Petroleos Mexicanos (Pemex) moved to shore up its finances in early February with a $4 billion bond placement, but Moody’s Investors Service sees potential clouds on the horizon for the Mexican state-owned oil giant.
Pemex issued $2.5 billion in 5.35% notes due 2028 and $1.5 billion in 6.35% notes due 2048, the company reported earlier this month. The company plans to use the proceeds for general corporate purposes, including investments in strategic projects and debt refinancing, Moody’s said.
Of the total amount raised, $2 billion would be used to repurchase bonds that expire in 2019 and 2020. The company is also executing an offer to exchange bonds set to mature in 2044 and 2046, totaling $5.56 billion, with new 30-year bonds.
“The results of both the repurchase and the exchange will be announced as soon as the final conditions of these offers are defined,” according to Pemex.
CEO Carlos Treviño said last month that Pemex’s financing needs were covered through 2018, and that its main focus this year would include maintaining its financial health and enforcing fiscal discipline. Last year, the company announced a new debt offering in February and another in July.
“Pemex has strengthened its liquidity position by contracting committed long-term revolving credit facilities for a total of $8 billion, in U.S. dollars and in Mexican pesos,” Moody’s analysts said. “In addition, the company has a hedging program on crude production, which somewhat reduces earnings volatility.
“However, Pemex's liquidity position is still weak: $8 billion in cash and equivalents, as of September 2017, negatively compares to $4 billion in debt coming due in 2018 and $8 billion in 2019. Management's goal is to hold at least $4.5 billion in cash at all times.”
The two new bond issues represent Pemex’s third transaction with a liability management component since 2016. The transaction was 6.5-times oversubscribed, attracting investors mainly from the United States, the Middle East, Asia and Mexico, the company said.
Moody’s assigned a “Baa3” senior unsecured rating with a negative outlook to both issuances, noting the company’s “heavy tax burden and the resulting weak free cash flow, high financial leverage and low interest coverage.”
Pemex also faces “challenges related to production, which, according to the company, will reach a bottom level in 2017 and marginally increase starting in 2018,” the analysts wrote. “Production has been affected by the natural decline of certain fields and a lower quality of crude oil, as well as the company's limited ability to invest efficiently given thin funding and lack of technological expertise in deepwaters, where future growth is located.”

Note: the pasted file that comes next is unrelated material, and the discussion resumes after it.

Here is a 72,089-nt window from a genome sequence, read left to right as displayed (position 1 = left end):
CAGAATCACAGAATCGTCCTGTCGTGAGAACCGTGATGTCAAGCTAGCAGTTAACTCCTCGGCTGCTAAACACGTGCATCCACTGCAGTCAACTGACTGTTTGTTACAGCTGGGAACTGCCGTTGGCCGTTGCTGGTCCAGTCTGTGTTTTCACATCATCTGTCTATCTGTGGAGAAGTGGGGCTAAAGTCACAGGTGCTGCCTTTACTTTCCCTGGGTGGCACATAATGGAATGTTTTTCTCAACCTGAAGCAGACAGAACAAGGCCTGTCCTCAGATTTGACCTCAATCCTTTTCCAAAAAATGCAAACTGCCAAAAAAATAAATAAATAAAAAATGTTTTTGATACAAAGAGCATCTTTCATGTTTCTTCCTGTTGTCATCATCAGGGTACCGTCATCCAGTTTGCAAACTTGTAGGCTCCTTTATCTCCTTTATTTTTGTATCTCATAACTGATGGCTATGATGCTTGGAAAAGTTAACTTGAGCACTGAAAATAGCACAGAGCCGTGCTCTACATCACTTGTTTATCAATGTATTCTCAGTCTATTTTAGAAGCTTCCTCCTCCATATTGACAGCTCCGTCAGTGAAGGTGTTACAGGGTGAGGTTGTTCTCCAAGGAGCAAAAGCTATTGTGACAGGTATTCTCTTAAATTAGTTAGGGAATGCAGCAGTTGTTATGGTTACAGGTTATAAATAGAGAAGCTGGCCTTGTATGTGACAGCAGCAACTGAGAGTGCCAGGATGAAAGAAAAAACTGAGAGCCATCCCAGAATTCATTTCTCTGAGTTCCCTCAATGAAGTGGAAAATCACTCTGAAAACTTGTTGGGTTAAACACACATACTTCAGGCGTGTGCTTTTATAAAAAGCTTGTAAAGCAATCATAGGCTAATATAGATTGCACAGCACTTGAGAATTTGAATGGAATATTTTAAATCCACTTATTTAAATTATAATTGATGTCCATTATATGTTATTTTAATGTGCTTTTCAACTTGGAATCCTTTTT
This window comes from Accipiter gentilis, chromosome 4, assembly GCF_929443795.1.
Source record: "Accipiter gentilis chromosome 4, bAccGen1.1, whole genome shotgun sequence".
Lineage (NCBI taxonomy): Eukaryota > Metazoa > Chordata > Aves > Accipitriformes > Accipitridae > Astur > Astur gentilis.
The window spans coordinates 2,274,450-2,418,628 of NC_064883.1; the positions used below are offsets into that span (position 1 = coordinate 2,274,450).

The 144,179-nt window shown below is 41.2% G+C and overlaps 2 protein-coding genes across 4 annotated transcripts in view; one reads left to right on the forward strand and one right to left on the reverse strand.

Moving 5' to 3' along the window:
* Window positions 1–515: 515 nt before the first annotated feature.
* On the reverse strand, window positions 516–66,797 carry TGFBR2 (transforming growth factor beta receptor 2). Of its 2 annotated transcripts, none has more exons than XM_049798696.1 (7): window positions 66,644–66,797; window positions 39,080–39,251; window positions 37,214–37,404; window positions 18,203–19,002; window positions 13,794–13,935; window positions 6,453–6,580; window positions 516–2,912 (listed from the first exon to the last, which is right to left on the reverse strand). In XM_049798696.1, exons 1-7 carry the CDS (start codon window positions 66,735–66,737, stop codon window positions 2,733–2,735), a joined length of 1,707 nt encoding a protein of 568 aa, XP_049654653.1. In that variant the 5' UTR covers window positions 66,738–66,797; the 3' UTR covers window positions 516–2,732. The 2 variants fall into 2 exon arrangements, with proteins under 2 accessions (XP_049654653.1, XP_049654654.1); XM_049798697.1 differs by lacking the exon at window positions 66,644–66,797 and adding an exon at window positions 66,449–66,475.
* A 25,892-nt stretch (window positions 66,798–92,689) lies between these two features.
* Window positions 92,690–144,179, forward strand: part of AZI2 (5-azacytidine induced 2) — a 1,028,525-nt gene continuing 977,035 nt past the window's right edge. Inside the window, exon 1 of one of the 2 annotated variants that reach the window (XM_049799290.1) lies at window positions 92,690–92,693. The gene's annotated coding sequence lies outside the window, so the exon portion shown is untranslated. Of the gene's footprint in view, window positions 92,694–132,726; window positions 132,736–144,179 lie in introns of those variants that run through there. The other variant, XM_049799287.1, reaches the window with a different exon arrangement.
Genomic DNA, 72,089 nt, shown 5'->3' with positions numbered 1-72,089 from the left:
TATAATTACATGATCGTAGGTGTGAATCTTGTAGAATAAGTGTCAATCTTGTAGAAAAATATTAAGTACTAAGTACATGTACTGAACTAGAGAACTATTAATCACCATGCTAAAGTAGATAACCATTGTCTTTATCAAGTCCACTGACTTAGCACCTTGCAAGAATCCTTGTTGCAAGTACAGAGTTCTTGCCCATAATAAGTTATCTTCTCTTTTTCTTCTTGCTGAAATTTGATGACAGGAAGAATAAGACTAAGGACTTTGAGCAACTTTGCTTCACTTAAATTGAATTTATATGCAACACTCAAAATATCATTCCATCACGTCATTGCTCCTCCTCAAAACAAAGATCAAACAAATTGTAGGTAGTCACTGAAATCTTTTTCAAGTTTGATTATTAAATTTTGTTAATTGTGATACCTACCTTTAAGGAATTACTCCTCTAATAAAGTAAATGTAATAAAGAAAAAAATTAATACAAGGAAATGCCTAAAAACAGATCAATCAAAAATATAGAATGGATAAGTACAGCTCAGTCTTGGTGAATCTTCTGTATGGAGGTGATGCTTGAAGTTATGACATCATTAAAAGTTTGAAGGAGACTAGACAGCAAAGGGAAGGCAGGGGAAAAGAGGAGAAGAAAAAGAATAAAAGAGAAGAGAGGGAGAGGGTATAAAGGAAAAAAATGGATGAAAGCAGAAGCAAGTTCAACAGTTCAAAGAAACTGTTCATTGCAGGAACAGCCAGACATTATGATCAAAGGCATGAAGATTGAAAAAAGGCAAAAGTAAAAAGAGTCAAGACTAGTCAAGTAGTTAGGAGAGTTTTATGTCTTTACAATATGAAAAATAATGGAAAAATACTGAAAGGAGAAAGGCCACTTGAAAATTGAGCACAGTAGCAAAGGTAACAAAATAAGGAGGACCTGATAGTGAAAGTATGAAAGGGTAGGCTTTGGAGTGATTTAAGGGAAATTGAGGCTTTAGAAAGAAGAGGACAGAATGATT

Pemex met by only a hair’s breadth the production targets set out inMexico’s 2017 national budget, averaging 5.069 Bcf/d of natural gas and 1.948 million b/d of crude. Per this year’s budget, the target for gas production has been scaled down to 4.828 Bcf/d, while crude output is expected to grow, albeit marginally, to 1.951 million b/d.
The 2013-2014 energy reforms ended Pemex’s decades-long monopoly over the oil and gas business in Mexico. The government, through the reforms, plans to transform the company into a productive, and profitable, enterprise.
Pemex is carrying out an aggressive farmout program to attract private capital and know-how , as well as migrating its pre-reform oilfield services contracts to the new regulatory regime. This year, it is expected to seek farmout partners for seven onshore blocks in Veracruz and Tabasco states in southern Mexico.
The state oil company has also committed to drilling at least 128 wells, including 56 by August, on the exploration areas it was assigned during the reforms. The August drilling target consists of 19 onshore, 18 shallow water, nine deepwater and 10 unconventional wells.
Last August, the Mexican Energy Ministry (Sener) granted Pemex a two-year extension for the exploration areas. By August 2019, the company must fulfill a minimum work program on the blocks, 93 in total, or return them to the government.
Pemex also picked four new blocks at January’s deepwater licensing round for areas in the Gulf of Mexico. It won two of the areas, both in the Perdido Fold Belt, in a consortium with other companies, and the remaining -- one each in the Salina and Cordilleras Mexicanas basins -- as a solo operator.